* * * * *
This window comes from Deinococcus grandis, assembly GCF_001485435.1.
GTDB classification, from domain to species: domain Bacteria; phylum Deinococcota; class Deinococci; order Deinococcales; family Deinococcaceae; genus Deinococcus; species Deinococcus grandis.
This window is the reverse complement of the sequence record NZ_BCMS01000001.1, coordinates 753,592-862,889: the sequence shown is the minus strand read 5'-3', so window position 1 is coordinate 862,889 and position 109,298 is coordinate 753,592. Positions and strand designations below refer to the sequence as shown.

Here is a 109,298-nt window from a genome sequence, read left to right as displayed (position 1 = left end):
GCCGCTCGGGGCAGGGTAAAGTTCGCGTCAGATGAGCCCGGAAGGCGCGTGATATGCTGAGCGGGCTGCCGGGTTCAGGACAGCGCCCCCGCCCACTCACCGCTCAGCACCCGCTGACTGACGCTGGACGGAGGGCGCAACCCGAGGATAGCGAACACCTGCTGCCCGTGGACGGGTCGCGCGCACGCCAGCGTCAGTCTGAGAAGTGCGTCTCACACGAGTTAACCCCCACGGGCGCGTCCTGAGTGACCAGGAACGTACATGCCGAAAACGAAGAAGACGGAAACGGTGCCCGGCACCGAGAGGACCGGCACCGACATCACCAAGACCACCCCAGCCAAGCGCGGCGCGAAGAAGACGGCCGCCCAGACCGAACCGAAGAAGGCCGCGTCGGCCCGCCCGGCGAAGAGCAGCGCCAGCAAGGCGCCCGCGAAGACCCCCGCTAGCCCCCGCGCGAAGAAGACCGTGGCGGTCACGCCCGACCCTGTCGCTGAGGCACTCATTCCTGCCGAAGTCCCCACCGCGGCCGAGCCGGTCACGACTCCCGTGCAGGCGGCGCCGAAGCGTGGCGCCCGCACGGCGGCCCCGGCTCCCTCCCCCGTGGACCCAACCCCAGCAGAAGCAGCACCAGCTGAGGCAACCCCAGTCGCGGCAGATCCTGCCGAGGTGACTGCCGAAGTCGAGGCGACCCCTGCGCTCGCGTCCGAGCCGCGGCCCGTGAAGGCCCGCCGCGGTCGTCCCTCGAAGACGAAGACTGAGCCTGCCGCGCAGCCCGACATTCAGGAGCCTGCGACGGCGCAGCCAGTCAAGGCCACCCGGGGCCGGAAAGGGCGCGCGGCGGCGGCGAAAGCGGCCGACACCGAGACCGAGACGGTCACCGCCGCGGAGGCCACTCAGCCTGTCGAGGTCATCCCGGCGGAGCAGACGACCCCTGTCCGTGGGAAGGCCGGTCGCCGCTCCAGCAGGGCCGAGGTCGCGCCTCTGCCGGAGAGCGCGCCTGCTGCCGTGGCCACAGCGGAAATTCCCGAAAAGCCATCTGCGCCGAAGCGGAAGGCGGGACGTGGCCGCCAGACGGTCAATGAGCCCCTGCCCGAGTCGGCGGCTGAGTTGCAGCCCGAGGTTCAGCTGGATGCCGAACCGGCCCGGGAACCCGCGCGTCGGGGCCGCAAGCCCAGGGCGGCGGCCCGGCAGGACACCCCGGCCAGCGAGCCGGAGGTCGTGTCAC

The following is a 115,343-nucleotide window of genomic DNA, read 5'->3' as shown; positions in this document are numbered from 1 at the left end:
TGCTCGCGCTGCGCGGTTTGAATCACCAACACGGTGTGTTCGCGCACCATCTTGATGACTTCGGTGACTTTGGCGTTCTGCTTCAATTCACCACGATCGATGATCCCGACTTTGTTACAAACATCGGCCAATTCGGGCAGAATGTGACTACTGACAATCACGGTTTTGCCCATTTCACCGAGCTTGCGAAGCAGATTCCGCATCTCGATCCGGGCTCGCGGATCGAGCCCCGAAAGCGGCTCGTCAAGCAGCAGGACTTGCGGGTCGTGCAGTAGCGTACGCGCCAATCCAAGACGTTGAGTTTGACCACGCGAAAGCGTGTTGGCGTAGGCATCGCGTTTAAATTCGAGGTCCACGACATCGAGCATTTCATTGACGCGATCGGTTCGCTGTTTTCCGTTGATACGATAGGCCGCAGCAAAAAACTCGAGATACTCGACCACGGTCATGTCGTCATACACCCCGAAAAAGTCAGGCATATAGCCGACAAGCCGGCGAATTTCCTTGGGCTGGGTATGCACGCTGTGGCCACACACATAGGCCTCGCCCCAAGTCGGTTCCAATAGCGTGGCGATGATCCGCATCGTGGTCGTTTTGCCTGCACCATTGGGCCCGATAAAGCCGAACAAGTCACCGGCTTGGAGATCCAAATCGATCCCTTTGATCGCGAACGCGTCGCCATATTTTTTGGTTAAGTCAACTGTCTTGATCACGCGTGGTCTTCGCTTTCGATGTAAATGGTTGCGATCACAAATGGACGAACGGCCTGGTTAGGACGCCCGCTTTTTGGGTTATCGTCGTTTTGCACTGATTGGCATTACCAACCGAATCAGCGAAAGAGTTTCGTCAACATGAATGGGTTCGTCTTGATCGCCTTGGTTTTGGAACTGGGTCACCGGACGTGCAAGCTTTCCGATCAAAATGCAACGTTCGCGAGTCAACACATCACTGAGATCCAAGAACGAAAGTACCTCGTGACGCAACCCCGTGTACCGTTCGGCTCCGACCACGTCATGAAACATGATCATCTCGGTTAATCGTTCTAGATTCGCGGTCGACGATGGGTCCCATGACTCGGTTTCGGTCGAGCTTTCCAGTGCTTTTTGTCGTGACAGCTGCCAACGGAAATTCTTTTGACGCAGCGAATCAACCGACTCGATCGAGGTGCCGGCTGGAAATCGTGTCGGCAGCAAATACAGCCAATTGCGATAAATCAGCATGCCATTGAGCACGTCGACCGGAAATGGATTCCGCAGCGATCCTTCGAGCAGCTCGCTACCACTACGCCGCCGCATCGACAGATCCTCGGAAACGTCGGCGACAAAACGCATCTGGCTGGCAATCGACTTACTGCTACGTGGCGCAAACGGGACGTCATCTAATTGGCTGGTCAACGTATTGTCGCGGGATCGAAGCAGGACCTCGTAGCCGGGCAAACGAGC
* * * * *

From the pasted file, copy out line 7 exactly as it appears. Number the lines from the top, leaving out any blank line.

TGCTCGCGCTGCGCGGTTTGAATCACCAACACGGTGTGTTCGCGCACCATCTTGATGACTTCGGTGACTTTGGCGTTCTGCTTCAATTCACCACGATCGATGATCCCGACTTTGTTACAAACATCGGCCAATTCGGGCAGAATGTGACTACTGACAATCACGGTTTTGCCCATTTCACCGAGCTTGCGAAGCAGATTCCGCATCTCGATCCGGGCTCGCGGATCGAGCCCCGAAAGCGGCTCGTCAAGCAGCAGGACTTGCGGGTCGTGCAGTAGCGTACGCGCCAATCCAAGACGTTGAGTTTGACCACGCGAAAGCGTGTTGGCGTAGGCATCGCGTTTAAATTCGAGGTCCACGACATCGAGCATTTCATTGACGCGATCGGTTCGCTGTTTTCCGTTGATACGATAGGCCGCAGCAAAAAACTCGAGATACTCGACCACGGTCATGTCGTCATACACCCCGAAAAAGTCAGGCATATAGCCGACAAGCCGGCGAATTTCCTTGGGCTGGGTATGCACGCTGTGGCCACACACATAGGCCTCGCCCCAAGTCGGTTCCAATAGCGTGGCGATGATCCGCATCGTGGTCGTTTTGCCTGCACCATTGGGCCCGATAAAGCCGAACAAGTCACCGGCTTGGAGATCCAAATCGATCCCTTTGATCGCGAACGCGTCGCCATATTTTTTGGTTAAGTCAACTGTCTTGATCACGCGTGGTCTTCGCTTTCGATGTAAATGGTTGCGATCACAAATGGACGAACGGCCTGGTTAGGACGCCCGCTTTTTGGGTTATCGTCGTTTTGCACTGATTGGCATTACCAACCGAATCAGCGAAAGAGTTTCGTCAACATGAATGGGTTCGTCTTGATCGCCTTGGTTTTGGAACTGGGTCACCGGACGTGCAAGCTTTCCGATCAAAATGCAACGTTCGCGAGTCAACACATCACTGAGATCCAAGAACGAAAGTACCTCGTGACGCAACCCCGTGTACCGTTCGGCTCCGACCACGTCATGAAACATGATCATCTCGGTTAATCGTTCTAGATTCGCGGTCGACGATGGGTCCCATGACTCGGTTTCGGTCGAGCTTTCCAGTGCTTTTTGTCGTGACAGCTGCCAACGGAAATTCTTTTGACGCAGCGAATCAACCGACTCGATCGAGGTGCCGGCTGGAAATCGTGTCGGCAGCAAATACAGCCAATTGCGATAAATCAGCATGCCATTGAGCACGTCGACCGGAAATGGATTCCGCAGCGATCCTTCGAGCAGCTCGCTACCACTACGCCGCCGCATCGACAGATCCTCGGAAACGTCGGCGACAAAACGCATCTGGCTGGCAATCGACTTACTGCTACGTGGCGCAAACGGGACGTCATCTAATTGGCTGGTCAACGTATTGTCGCGGGATCGAAGCAGGACCTCGTAGCCGGGCAAACGAGC